A Leader in Emergency Preparedness
In 2003, a Homeland Security Presidential Directive defined hospitals as first responders for all community and national emergencies or mass casualty events. Harris Methodist Hospitals and Texas Health Resources were already responding to this directive. Specifically, Harris Methodist Fort Worth Hospital, a Level II trauma center, and the City of Fort Worth have a history of working together on emergency management and crisis communication plans. The city's first responders have partnered with HMFW to train in decontamination and share best practices in emergency response. This close alliance will continue through the training, deployment and operation of the new portable surge capacity unit.
"We will rely heavily on the relationships we have with the city to assist in the planning, communication and coordination of emergency resources as we train our teams how to use the surge capacity unit in an actual crisis," said Lillie Biggins, vice president of operations at Harris Methodist Fort Worth Hospital. "I am proud to be part of a hospital and a community that is stepping-out and leading emergency preparedness efforts across North Texas, our state and our nation."
About Harris Methodist Fort Worth Hospital
Opened in 1930, Harris Methodist Fort Worth Hospital is a Magnet- designated hospital, and Tarrant County's largest and busiest hospital and regional referral center. A member of Texas Health Resources, HMFW is licensed for 710 beds and provides the following services: cardiovascular; high risk and routine obstetrics and gynecology; neurosciences; orthopedics and sports medicine; rehabilitation; adult critical care and neonatal intensive care; trauma and emergency medicine; cancer care; medical/surgical; kidney transplants; occupational health; and more. The campus is home to almost 1,000 members of the medical staff, more than 4,000 employees, 200 volunteers and the new state-of-the-art 100-bed Harris Methodist Heart Center. For more information, please call 1-888-4-HARRIS, or visit http://www.texashealth.org/hmfw .
About Harris Methodist Northwest Hospital
Harris Methodist Northwest Hospital, a member of Texas Health Resources, serves Azle, Springtown, Lake Worth and greater northwest Tarrant County and Parker County. Founded in 1954, the hospital has 100 physicians practicing on its medical staff and offers a wide range of services including cardiology, orthopedics, surgery, gastroenterology, imaging and outpatient and sports rehabilitation. For more information, call 1-888-4-HARRIS. For more information, visit http://www.texashealth.org/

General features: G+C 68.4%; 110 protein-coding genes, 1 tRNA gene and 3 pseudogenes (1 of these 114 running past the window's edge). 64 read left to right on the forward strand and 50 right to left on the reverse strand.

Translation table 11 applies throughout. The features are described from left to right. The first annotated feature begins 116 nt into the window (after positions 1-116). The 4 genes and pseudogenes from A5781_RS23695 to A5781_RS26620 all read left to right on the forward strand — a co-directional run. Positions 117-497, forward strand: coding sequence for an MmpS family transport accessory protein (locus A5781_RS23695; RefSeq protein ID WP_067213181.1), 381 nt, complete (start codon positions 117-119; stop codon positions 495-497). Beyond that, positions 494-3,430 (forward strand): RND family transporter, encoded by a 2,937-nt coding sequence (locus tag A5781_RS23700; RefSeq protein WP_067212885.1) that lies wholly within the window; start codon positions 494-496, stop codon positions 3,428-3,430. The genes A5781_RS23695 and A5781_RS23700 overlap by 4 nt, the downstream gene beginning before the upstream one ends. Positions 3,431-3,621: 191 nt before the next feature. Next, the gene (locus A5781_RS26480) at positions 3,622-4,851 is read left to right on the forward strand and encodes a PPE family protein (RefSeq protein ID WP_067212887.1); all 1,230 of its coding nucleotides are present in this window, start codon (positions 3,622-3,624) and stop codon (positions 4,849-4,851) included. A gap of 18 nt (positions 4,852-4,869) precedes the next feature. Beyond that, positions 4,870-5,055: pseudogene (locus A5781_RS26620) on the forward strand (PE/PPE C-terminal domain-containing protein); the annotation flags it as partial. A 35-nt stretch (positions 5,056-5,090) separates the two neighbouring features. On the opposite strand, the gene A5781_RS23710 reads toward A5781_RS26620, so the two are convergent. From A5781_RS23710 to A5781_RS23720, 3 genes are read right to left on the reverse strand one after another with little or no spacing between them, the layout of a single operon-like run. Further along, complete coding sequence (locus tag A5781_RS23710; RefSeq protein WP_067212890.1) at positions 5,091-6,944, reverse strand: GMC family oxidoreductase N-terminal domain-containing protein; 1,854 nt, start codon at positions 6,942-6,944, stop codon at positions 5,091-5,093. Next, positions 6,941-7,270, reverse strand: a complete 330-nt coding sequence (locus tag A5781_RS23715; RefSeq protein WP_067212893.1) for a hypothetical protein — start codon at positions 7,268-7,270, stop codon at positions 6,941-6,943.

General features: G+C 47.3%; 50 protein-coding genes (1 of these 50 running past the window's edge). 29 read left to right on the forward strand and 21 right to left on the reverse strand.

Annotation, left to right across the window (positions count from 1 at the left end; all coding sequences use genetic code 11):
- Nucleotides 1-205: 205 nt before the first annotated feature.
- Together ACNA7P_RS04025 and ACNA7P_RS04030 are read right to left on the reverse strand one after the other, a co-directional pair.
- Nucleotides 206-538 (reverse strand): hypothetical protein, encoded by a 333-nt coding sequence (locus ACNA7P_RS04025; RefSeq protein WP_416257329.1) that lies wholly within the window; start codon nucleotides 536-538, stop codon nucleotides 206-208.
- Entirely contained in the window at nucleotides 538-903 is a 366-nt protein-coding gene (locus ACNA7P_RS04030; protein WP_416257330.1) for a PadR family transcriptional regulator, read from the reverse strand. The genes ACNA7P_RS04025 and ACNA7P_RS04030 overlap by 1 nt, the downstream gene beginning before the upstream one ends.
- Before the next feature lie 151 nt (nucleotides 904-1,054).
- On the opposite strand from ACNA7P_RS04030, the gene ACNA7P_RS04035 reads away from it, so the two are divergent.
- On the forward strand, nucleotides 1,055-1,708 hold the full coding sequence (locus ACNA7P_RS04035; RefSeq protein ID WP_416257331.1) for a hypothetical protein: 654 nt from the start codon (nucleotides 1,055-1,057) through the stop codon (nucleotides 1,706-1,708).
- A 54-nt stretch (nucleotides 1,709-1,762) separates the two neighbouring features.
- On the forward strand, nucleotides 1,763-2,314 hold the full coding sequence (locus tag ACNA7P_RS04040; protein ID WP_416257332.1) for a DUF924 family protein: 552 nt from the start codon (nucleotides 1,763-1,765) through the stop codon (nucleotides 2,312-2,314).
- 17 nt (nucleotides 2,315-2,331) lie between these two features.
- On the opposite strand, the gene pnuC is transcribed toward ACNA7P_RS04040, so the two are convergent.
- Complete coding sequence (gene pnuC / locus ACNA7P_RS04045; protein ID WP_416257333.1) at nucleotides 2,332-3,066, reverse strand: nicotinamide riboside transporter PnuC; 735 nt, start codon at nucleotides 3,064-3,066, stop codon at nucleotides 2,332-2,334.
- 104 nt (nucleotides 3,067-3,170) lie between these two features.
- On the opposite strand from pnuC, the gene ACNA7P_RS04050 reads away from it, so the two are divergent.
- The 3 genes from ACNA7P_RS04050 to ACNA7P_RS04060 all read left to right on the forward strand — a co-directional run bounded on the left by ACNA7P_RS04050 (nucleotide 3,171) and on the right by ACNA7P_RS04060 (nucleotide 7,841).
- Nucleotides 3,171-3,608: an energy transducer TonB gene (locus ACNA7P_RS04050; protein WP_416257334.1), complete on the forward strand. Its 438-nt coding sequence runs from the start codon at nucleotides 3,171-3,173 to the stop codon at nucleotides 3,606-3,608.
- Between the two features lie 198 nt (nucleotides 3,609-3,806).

About Texas Health Resources
Texas Health Resources is one of the largest faith-based, nonprofit health care delivery systems in the United States and the largest in North Texas in terms of patients served. THR controls 13 affiliated hospitals and a medical research organization, and is a corporate member or partner in seven additional hospitals and surgery centers. THR's family of hospitals includes Harris Methodist Hospitals, Arlington Memorial Hospital and Presbyterian Healthcare System. For more information about Texas Health Resources, visit http://www.texashealth.org/ .
(1) The unveiling will occur on the campus of Harris Methodist Fort Worth Hospital on S. Lake Street between W. Terrell Avenue and Rosedale Street. For directions, please call (817) 250-2152.
DATASOURCE: Harris Methodist Fort Worth Hospital; Harris Methodist Northwest
CONTACT: Whitney Hoebeke Jodry of Texas Health Resources,
+1-817-250-2152, or pager, +1-817-930-2515, or
Web site: http://www.texashealth.org/